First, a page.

But the assertion that the LDS Church takes away a person's right to choose for themselves is further discredited by the fact that one of the Church's foundational doctrines is that, because of the atonement of Christ which has redeemed us from the fall, man has "become free forever, knowing good from evil, to act for themselves and not to be acted upon,,, [therefore] men are free according to the flesh and all things are given them which are expedient unto man. And they are free to choose liberty and eternal life through the great Mediator of all men, or to choose captivity and death, according to the captivity and power of the devil" (2 Nephi2:26, 27).

The concept of man's freedom to choose for himself is held in such sacred reverence by the LDS Church that it is taught that not even God will violate this right. While God desires all to come unto Him, He will not force anyone to heaven. Therefore, the idea that the Church of Jesus Christ of Latter-day Saints is a cult because it exercises dictatorial power over its people is patently absurd and is completely without merit.

Another definition of a cult is that they perform special sacred rituals. Since the LDS Church has special buildings known as temples where sacred rites are performed, they are accused of being a cult. Of course, baptism is a sacred ritual which nearly all Christian churches perform and marriage is also considered to be a sacred rite that is performed by all Christian churches. In addition to these, all Christian faiths perform a sacred ritual that commemorates the last supper of Jesus where He took bread and wine and commanded His disciples to eat and drink in remembrance of Him (Luke 22: 19,20).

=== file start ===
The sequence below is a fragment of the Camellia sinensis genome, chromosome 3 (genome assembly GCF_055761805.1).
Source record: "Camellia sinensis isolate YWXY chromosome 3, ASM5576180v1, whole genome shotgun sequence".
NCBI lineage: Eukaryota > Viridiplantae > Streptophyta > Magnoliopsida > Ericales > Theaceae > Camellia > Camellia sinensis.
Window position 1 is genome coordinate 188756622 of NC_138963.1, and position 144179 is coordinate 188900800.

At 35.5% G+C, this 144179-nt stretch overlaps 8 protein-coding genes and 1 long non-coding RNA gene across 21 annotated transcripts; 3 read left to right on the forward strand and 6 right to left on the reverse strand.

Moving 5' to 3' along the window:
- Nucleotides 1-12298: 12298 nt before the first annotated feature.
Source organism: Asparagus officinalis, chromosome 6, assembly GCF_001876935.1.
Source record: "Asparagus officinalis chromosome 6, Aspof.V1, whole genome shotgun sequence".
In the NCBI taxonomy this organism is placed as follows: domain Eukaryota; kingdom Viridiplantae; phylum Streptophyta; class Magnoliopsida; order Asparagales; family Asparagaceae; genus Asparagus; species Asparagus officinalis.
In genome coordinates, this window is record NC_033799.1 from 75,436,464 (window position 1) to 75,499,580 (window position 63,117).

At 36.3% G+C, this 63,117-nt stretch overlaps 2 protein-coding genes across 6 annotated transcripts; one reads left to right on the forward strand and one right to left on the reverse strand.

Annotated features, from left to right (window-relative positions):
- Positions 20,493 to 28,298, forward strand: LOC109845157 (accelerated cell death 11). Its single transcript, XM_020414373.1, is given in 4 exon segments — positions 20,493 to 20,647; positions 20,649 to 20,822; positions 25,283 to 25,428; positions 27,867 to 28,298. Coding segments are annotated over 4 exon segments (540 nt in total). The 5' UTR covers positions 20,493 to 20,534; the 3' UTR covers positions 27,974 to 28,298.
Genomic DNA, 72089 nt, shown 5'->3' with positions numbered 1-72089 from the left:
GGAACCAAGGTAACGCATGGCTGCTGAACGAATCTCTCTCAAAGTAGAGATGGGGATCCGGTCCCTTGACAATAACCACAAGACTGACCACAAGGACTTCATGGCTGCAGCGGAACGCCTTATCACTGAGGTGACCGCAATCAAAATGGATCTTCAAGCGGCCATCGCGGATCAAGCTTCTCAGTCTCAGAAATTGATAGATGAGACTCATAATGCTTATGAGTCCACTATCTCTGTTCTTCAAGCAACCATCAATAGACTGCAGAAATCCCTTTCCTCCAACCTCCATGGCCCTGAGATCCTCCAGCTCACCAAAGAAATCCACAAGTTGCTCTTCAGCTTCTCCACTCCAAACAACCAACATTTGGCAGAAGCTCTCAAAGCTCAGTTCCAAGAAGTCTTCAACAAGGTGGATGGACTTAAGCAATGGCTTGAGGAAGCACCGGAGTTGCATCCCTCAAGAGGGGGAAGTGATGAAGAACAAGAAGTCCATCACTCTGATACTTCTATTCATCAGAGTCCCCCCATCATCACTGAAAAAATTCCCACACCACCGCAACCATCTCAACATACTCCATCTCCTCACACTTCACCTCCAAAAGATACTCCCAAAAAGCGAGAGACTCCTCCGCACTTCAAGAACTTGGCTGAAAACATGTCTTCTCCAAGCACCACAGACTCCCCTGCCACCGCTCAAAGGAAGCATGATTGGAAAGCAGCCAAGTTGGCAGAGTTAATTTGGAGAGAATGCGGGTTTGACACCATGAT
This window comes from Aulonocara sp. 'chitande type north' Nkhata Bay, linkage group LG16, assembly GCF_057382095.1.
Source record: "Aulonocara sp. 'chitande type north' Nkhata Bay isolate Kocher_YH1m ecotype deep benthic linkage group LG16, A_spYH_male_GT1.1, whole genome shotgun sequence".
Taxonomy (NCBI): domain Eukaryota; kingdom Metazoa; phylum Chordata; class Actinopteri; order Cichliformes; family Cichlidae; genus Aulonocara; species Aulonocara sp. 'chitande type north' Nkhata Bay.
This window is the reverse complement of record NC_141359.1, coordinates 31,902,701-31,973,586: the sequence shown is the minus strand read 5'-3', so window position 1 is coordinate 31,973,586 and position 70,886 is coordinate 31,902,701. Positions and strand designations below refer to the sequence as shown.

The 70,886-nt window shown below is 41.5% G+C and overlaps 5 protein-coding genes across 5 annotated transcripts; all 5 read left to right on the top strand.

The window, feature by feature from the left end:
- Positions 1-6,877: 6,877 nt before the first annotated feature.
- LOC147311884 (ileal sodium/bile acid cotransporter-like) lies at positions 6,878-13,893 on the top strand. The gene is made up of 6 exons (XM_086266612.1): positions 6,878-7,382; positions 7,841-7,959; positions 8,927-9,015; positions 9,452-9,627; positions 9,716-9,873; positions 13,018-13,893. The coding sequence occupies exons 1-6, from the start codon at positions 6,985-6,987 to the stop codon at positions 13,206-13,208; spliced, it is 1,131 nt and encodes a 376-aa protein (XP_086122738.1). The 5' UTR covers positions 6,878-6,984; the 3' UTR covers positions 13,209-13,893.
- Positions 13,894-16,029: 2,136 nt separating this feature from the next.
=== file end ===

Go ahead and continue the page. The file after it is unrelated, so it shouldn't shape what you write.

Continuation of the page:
In ancient Israel, the Jews performed many sacred rituals that were associated with the temple, including the washing of the priests and the anointing with oil of people who were to be set apart for special purposes, yet the ancient Jews are not said to have been practicing a cult-like religion. In the LDS temples, the rituals that are performed there include baptism, washings, anointings, and marriage. In addition to these there is another ritual called the Endowment Ceremony where members further commit themselves to live by God's word and consecrate themselves to helping build His kingdom here on earth.

While this may seem strange to some, it is no more odd than that which many churches practice of dedicating an infant. The difference between these two ceremonies is that the child has no understanding of why they are being dedicated and there is no commitment required on their part, while those who commit themselves to God in the LDS temples are doing so willingly and with a full knowledge of what they are doing.

When we examine every allegation of cult-like behavior within the Church of Jesus Christ of Latter-day Saints, we find there is no basis for such a charge. More than that, the practices of the LDS Church are very similar to those performed in other mainstream Christian churches. What makes the LDS Church different from all others is not so much what they do as what they believe. But, of the thousands of different Christian faiths in the world, no two of them have the same beliefs. If they did there would only be one denomination.

While people may disagree with the teachings of the Church of Jesus Christ of Latter-day Saints, they have no basis for calling them a cult religion.